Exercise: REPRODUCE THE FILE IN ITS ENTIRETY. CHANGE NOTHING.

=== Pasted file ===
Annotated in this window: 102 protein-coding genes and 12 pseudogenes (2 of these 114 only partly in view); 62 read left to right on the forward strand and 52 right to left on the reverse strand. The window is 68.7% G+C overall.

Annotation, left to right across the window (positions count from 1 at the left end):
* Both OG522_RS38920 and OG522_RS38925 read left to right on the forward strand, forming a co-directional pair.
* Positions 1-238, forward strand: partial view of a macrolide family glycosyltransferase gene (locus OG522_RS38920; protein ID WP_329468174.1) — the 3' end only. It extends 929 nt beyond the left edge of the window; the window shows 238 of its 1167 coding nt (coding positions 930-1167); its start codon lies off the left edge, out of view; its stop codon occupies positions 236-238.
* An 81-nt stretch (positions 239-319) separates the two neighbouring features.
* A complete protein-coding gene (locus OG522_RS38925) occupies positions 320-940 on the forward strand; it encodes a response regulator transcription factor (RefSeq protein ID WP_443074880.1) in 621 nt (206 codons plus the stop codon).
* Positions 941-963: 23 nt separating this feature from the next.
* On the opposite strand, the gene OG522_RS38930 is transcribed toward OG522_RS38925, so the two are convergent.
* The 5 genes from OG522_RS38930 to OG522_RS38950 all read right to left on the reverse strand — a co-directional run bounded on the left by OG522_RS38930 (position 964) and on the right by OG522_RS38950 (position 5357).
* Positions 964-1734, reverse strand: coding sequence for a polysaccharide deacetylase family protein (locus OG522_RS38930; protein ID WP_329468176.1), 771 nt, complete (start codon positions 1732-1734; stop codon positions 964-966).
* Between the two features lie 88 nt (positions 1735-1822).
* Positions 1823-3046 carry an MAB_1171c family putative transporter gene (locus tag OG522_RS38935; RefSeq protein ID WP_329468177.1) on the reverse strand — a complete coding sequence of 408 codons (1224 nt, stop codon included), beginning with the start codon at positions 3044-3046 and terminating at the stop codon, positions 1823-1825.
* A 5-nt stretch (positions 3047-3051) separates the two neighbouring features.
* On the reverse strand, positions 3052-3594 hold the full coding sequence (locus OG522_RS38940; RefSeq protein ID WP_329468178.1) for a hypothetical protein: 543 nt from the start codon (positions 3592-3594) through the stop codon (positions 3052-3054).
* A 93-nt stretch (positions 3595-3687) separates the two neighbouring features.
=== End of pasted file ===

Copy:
Annotated in this window: 102 protein-coding genes and 12 pseudogenes (2 of these 114 only partly in view); 62 read left to right on the forward strand and 52 right to left on the reverse strand. The window is 68.7% G+C overall.

Annotation, left to right across the window (positions count from 1 at the left end):
* Both OG522_RS38920 and OG522_RS38925 read left to right on the forward strand, forming a co-directional pair.
* Positions 1-238, forward strand: partial view of a macrolide family glycosyltransferase gene (locus OG522_RS38920; protein ID WP_329468174.1) — the 3' end only. It extends 929 nt beyond the left edge of the window; the window shows 238 of its 1167 coding nt (coding positions 930-1167); its start codon lies off the left edge, out of view; its stop codon occupies positions 236-238.
* An 81-nt stretch (positions 239-319) separates the two neighbouring features.
* A complete protein-coding gene (locus OG522_RS38925) occupies positions 320-940 on the forward strand; it encodes a response regulator transcription factor (RefSeq protein ID WP_443074880.1) in 621 nt (206 codons plus the stop codon).
* Positions 941-963: 23 nt separating this feature from the next.
* On the opposite strand, the gene OG522_RS38930 is transcribed toward OG522_RS38925, so the two are convergent.
* The 5 genes from OG522_RS38930 to OG522_RS38950 all read right to left on the reverse strand — a co-directional run bounded on the left by OG522_RS38930 (position 964) and on the right by OG522_RS38950 (position 5357).
* Positions 964-1734, reverse strand: coding sequence for a polysaccharide deacetylase family protein (locus OG522_RS38930; protein ID WP_329468176.1), 771 nt, complete (start codon positions 1732-1734; stop codon positions 964-966).
* Between the two features lie 88 nt (positions 1735-1822).
* Positions 1823-3046 carry an MAB_1171c family putative transporter gene (locus tag OG522_RS38935; RefSeq protein ID WP_329468177.1) on the reverse strand — a complete coding sequence of 408 codons (1224 nt, stop codon included), beginning with the start codon at positions 3044-3046 and terminating at the stop codon, positions 1823-1825.
* A 5-nt stretch (positions 3047-3051) separates the two neighbouring features.
* On the reverse strand, positions 3052-3594 hold the full coding sequence (locus OG522_RS38940; RefSeq protein ID WP_329468178.1) for a hypothetical protein: 543 nt from the start codon (positions 3592-3594) through the stop codon (positions 3052-3054).
* A 93-nt stretch (positions 3595-3687) separates the two neighbouring features.